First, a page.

It's that time of the year again when our halau starts planning for summer hula performances and ordering all the necessary fabric, dresses and accouterments for our costumes.
We need two costumes, one for the 'auana, or modern hula, and one for the kahiko, literally ancient, but meaning the more traditional hula. The basic difference between the two styles is that 'auana hula is more carefree, with lots of smiles and "modern" instruments, namely ukuleles and guitars.
The costume is usually a long, figure-fitting dress in a pretty Hawaiian print. We usually order our dresses from CC Fashions in Honolulu. I stopped by there when I was in Honolulu in February and it was clear they cater to the Japanese hula dancers, with all signs in Kanji and sales people fluent in Japanese.
For our kahiko dance, accompanied only by the ipu gourd drum and chanting, we will probably sew our own costume, basically a skirt and top in cotton/poly fabric, with lots of elastic here and there. But what really completes the kahiko costume is the küpe'e, or adornment.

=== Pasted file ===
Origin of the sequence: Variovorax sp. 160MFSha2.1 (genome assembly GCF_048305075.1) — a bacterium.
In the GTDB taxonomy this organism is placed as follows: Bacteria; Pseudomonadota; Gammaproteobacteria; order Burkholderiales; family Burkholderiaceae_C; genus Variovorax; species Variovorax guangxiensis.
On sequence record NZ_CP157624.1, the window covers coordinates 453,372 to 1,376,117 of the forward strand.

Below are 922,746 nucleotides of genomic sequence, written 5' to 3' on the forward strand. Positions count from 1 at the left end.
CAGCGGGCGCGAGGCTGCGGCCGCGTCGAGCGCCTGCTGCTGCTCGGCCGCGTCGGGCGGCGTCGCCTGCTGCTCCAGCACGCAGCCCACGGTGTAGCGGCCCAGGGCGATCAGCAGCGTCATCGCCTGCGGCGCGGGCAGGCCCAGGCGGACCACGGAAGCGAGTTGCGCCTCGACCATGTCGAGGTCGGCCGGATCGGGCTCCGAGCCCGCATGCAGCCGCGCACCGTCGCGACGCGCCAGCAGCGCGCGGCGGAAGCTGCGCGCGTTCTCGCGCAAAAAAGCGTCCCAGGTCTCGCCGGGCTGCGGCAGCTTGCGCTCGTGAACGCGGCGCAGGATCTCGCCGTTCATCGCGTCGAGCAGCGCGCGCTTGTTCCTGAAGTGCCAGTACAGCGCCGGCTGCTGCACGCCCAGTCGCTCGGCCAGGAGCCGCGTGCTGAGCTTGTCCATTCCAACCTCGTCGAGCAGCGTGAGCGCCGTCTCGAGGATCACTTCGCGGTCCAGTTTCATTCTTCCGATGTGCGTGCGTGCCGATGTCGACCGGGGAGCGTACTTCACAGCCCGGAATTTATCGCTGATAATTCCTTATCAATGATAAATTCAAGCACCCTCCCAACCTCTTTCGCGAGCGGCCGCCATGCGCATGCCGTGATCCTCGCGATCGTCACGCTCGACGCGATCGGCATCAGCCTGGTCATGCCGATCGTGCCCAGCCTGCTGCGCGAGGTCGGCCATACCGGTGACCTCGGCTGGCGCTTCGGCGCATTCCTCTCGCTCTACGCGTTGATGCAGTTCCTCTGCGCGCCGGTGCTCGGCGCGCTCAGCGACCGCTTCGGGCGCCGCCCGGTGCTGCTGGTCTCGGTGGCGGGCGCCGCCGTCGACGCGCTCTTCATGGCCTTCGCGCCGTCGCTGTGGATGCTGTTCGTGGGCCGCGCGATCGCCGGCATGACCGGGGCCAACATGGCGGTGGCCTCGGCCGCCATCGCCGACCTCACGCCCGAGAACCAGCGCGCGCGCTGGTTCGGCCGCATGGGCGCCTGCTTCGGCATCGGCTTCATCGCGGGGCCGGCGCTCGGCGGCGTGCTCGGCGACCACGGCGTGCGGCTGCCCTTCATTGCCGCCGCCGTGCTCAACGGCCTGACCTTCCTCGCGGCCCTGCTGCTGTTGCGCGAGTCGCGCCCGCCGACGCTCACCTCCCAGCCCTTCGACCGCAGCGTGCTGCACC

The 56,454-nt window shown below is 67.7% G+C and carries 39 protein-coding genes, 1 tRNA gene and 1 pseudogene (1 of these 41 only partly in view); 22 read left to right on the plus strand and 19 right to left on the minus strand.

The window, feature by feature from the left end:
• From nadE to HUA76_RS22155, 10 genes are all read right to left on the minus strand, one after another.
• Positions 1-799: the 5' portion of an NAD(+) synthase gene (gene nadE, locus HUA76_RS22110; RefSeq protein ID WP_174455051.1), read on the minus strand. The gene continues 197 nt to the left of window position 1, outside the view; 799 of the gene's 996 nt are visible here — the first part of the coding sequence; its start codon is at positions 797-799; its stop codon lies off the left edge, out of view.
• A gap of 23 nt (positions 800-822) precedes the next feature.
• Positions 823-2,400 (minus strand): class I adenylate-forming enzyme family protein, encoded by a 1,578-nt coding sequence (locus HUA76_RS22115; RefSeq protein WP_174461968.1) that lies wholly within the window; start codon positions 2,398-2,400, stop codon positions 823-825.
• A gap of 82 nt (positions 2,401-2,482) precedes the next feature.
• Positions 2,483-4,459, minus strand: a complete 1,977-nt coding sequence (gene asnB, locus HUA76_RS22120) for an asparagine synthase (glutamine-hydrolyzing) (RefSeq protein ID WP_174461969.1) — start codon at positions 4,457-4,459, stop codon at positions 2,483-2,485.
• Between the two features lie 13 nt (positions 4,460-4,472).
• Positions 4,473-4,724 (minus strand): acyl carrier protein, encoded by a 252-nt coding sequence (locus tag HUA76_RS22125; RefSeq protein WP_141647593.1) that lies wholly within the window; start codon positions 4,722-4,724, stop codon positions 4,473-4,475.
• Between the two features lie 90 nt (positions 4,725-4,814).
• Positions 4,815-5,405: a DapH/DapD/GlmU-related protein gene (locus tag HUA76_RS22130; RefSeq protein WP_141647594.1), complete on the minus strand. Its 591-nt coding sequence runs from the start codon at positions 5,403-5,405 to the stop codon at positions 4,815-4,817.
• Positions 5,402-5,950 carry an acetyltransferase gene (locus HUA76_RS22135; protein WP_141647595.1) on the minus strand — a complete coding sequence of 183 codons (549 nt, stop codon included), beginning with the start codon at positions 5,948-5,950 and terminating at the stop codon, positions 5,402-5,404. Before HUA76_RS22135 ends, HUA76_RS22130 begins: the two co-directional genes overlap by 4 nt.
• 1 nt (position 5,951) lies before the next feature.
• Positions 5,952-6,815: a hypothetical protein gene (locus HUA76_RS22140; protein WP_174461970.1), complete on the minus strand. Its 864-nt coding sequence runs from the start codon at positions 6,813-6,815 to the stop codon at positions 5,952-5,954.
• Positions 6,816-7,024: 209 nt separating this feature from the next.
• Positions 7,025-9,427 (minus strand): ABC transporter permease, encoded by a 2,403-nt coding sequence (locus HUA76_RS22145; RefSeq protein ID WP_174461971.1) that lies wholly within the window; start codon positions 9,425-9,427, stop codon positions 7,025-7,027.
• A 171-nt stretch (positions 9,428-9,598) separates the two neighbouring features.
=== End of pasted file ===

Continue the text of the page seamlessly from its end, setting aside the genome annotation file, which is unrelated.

We wear leafy bands on our wrists, ankles and head, sometimes neck, as well. In Hawai'i, there are really gung-ho halaus that seek their küpe'e in the forest and string the leaves together. We order silk leaves already strung together with elastic.
For my Fun Fact at our last class, I shared some information about how hula dancers costumed in days of yore. Don't tell my beloved dog Daphne this, but in the old days küpe'e often were constructed from dog teeth. The choppers were pierced and then strung together, sometimes on fiber netting to make six or so rows of clinking, clanking teeth. This garment was tied on the calf right under the knee. It was an adornment as well as musical instrument, for the noise of the chattering teeth contributed to the performance.
The purpose of the küpe'e was to draw attention to the movements of the hands and feet. After all, that's where the hula story is told.
Back then, the skirt, called a pä'ü, was not poly/cotton, but was made of kapa, which was pounded bark. The resulting fabric was decorated with stamped and painted patterns.
The men wore a malo, a loincloth made of kapa. And they and the women dancers went topless. Ah, the good old days!
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